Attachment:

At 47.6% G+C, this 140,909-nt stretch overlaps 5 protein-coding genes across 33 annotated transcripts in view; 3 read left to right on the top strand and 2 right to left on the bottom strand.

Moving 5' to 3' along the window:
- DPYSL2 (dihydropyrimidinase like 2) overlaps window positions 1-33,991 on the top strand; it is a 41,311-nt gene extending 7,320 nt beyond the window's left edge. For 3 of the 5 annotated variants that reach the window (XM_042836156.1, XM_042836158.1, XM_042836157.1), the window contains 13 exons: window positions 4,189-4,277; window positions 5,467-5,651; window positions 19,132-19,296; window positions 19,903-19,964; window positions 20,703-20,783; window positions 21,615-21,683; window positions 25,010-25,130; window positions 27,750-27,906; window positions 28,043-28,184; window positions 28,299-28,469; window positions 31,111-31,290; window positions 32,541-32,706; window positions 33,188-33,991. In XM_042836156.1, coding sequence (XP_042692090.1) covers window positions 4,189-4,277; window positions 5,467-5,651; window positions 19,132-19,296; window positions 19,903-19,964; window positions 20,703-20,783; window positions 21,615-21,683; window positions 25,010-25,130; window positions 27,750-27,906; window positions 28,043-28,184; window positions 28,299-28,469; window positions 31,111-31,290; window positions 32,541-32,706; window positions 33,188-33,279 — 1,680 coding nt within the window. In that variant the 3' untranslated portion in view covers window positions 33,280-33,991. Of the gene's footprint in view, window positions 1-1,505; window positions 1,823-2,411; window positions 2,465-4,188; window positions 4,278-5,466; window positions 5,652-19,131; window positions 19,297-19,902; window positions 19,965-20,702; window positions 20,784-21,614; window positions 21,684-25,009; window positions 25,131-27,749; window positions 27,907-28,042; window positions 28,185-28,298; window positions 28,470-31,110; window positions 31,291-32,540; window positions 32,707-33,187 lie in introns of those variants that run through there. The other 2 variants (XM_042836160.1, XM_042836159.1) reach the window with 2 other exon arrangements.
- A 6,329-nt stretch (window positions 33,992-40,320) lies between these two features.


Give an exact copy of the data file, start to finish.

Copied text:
At 47.6% G+C, this 140,909-nt stretch overlaps 5 protein-coding genes across 33 annotated transcripts in view; 3 read left to right on the top strand and 2 right to left on the bottom strand.

Moving 5' to 3' along the window:
- DPYSL2 (dihydropyrimidinase like 2) overlaps window positions 1-33,991 on the top strand; it is a 41,311-nt gene extending 7,320 nt beyond the window's left edge. For 3 of the 5 annotated variants that reach the window (XM_042836156.1, XM_042836158.1, XM_042836157.1), the window contains 13 exons: window positions 4,189-4,277; window positions 5,467-5,651; window positions 19,132-19,296; window positions 19,903-19,964; window positions 20,703-20,783; window positions 21,615-21,683; window positions 25,010-25,130; window positions 27,750-27,906; window positions 28,043-28,184; window positions 28,299-28,469; window positions 31,111-31,290; window positions 32,541-32,706; window positions 33,188-33,991. In XM_042836156.1, coding sequence (XP_042692090.1) covers window positions 4,189-4,277; window positions 5,467-5,651; window positions 19,132-19,296; window positions 19,903-19,964; window positions 20,703-20,783; window positions 21,615-21,683; window positions 25,010-25,130; window positions 27,750-27,906; window positions 28,043-28,184; window positions 28,299-28,469; window positions 31,111-31,290; window positions 32,541-32,706; window positions 33,188-33,279 — 1,680 coding nt within the window. In that variant the 3' untranslated portion in view covers window positions 33,280-33,991. Of the gene's footprint in view, window positions 1-1,505; window positions 1,823-2,411; window positions 2,465-4,188; window positions 4,278-5,466; window positions 5,652-19,131; window positions 19,297-19,902; window positions 19,965-20,702; window positions 20,784-21,614; window positions 21,684-25,009; window positions 25,131-27,749; window positions 27,907-28,042; window positions 28,185-28,298; window positions 28,470-31,110; window positions 31,291-32,540; window positions 32,707-33,187 lie in introns of those variants that run through there. The other 2 variants (XM_042836160.1, XM_042836159.1) reach the window with 2 other exon arrangements.
- A 6,329-nt stretch (window positions 33,992-40,320) lies between these two features.